En español | Stephanie Hanamaikai, 31, and her husband, Nick, live with her mother, Bruni Willekes, 66, who has Alzheimer’s disease, high blood pressure and prediabetes, in her parents’ house in Sparta, N.J. Stephanie’s father travels most of the year for work.
My mother is from Germany but has lived in the U.S. since 1983 and was fluent in English. Since the Alzheimer’s has taken over, she has reverted back to German and rarely speaks English. Growing up, we spoke English, German and Dutch in our home so it’s not a problem for me, but finding a caretaker who speaks German was difficult. Fortunately, we found one, because I have to work. I run a local deli and coffee roasting facility. My boss is my brother so I have a lot of flexibility; he understands there are days when I need to be at home.
She is well into the moderate stages of Alzheimer’s and needs assistance with everything — bathing, going to the bathroom, getting dressed, preparing meals, taking her medications, putting on the television or music — and I take her to doctor’s appointments. I’m pretty tech-savvy so I have access to the TV, Alexa in her room, cameras throughout the house and the alarm system from my phone. I want to keep her safe and keep an eye on her. I sleep with a baby monitor next to me at night so I can hear if something’s going on in her room. She has a desk in her room so if she gets up early she can color.
It’s good for her to get out so my husband and I take her out to eat or shopping as often as we can. She takes her dog for a walk at least once a day with the caretaker — he’s like her security blanket. We have a pool in the backyard, and during the summer she’s in it every day. She spends a lot of weekend days with my brother and sister and their families — we all live 35 minutes away from each other.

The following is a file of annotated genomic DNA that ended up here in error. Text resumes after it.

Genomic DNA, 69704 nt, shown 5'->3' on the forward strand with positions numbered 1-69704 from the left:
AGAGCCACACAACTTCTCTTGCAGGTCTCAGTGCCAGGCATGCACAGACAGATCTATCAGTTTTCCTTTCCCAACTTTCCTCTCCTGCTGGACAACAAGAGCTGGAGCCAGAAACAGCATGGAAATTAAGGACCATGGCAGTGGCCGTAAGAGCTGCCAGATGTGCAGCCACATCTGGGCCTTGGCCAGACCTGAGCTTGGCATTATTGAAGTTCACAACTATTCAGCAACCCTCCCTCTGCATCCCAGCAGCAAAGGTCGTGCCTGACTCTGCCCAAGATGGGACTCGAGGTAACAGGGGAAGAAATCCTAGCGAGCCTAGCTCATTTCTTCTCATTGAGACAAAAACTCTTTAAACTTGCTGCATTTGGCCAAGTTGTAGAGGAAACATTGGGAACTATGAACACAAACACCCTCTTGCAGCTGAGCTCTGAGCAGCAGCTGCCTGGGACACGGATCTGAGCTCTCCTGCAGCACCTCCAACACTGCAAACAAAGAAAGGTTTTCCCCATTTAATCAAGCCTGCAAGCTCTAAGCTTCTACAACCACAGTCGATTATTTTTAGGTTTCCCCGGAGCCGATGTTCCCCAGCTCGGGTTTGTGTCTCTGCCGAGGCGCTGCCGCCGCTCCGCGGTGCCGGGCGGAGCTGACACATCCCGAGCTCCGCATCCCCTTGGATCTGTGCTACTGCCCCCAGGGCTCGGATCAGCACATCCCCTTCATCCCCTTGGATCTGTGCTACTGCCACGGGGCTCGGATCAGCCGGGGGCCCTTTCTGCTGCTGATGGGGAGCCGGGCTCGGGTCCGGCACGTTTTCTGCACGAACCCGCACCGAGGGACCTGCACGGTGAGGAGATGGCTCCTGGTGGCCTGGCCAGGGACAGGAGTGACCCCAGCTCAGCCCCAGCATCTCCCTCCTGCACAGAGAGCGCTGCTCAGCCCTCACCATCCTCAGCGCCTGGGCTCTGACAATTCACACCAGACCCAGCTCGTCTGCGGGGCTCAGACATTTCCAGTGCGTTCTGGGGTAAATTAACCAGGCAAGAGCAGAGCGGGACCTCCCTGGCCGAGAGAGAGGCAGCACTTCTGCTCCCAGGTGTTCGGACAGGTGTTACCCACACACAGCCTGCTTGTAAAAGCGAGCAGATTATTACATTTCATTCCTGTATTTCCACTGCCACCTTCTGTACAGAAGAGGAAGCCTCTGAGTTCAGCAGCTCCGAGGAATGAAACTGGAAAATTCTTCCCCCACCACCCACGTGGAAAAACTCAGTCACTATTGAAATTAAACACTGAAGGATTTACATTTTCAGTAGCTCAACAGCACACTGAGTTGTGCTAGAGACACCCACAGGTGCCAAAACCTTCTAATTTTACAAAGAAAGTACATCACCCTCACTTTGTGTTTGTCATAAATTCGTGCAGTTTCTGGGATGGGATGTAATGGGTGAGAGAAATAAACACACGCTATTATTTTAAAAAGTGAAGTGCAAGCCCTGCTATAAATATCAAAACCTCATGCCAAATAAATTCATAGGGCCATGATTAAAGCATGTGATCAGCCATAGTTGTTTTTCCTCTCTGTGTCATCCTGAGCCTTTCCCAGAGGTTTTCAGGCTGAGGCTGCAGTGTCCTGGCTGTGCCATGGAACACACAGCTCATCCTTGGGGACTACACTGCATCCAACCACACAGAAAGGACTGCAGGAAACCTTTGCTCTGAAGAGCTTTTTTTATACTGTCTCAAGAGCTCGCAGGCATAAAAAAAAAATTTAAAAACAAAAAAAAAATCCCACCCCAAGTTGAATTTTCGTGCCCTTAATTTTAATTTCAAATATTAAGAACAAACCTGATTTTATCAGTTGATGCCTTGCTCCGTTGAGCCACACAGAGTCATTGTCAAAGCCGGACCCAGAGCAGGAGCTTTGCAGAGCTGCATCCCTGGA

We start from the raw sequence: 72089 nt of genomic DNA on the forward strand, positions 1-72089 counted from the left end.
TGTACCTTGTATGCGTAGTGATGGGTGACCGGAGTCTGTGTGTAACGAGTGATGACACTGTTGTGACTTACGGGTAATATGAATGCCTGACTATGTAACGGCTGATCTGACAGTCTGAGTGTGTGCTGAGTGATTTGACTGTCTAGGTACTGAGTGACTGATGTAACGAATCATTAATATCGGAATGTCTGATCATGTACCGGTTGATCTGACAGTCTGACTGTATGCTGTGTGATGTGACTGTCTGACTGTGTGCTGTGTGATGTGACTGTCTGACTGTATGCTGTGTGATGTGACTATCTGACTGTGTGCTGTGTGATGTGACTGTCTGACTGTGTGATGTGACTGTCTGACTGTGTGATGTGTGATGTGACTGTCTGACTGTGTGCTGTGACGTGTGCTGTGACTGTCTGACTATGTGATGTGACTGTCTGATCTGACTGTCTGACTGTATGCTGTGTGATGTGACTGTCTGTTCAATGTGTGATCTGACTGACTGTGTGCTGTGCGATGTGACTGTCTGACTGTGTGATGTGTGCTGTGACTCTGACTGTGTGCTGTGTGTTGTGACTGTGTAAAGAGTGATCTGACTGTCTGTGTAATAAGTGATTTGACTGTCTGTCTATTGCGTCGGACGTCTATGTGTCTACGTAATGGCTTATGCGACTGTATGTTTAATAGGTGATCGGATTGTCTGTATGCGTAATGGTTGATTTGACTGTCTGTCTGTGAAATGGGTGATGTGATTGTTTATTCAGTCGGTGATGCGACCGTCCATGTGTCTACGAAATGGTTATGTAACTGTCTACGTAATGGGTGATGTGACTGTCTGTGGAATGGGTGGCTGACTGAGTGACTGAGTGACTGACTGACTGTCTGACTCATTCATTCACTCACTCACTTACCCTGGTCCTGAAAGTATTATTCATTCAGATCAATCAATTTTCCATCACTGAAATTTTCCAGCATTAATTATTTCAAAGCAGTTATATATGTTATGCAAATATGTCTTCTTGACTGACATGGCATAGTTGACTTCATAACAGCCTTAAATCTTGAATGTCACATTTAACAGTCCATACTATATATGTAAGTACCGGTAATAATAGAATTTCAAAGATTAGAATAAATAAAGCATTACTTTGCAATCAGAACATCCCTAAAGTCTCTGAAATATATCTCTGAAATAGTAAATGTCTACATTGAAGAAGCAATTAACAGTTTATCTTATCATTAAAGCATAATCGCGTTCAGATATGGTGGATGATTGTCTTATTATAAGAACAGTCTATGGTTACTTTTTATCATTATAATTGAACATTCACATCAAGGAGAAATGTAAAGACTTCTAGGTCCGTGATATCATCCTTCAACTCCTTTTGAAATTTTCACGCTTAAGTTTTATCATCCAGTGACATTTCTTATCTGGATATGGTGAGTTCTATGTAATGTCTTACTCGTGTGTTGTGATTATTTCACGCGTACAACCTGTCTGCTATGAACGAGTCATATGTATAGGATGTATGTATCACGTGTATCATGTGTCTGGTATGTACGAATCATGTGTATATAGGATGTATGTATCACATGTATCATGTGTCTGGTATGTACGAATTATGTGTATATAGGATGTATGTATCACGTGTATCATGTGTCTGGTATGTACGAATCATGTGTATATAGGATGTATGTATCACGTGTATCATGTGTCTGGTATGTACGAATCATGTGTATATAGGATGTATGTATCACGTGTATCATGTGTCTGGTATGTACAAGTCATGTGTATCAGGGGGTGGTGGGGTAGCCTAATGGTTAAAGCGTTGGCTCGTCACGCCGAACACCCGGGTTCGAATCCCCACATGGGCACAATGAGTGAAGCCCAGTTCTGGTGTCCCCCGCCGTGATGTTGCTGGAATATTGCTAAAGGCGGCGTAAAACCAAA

When she was diagnosed with Alzheimer’s in 2014, she had a lot of anxiety. She taught me how to knit when I was a child, so I picked up needles and yarn and we started knitting like madwomen. It keeps her hands and her mind occupied. Because she knits so fast, she would have 10 hats on needles at once. We started an Etsy page called Bonus Knits, where we sell the hats and donate the proceeds to Alzheimer’s research. These days, she needs a lot of assistance with her knitting but we’re still doing it.
We have other positive moments. We watch funny shows together and she’ll laugh hysterically. Her laugh is really contagious. Her face often lights up when my husband walks in the room; sometimes they’ll dance together in the middle of the kitchen because it makes her happy. There have been times when she has put on a fancy dress over her pajamas in the morning and we have coffee that way. At a certain point you have to roll with it.
Overall, caring for her is a lot harder than I would have imagined. In 2016, she started having sundowners: In the evenings she gets restless and anxious. My mother was sweet as pie when I was growing up. When sundowners hit, a side of her came out that I’d never seen before. There were a couple of episodes where she got violent or she’d clutch her fists and yell; when she’s really angry she speaks English. This behavior was completely against her character, and it made me a bit fearful of her in the evenings so I told her neurologist about it and he prescribed a medication [Seroquel] that has helped enormously. It helps her settle down and she sleeps for a solid 10 to 12 hours a night.
I don’t know how many years it’s been since she said my name. I think she knows who I am but I’m not sure — I think in her heart she knows. When I was growing up, she was a stay-at-home mom so she came to every sports event and took me to my horse shows every month. She was a very good mother to me; she was there for me my entire life. I feel like it’s my duty to make sure she’s in good hands — and my husband understands that. I’m doing everything in my power to make her happy and make the best of a bad situation. I do this because I love her. I know that I’ll never have any regrets.
—as told to Stacey Colino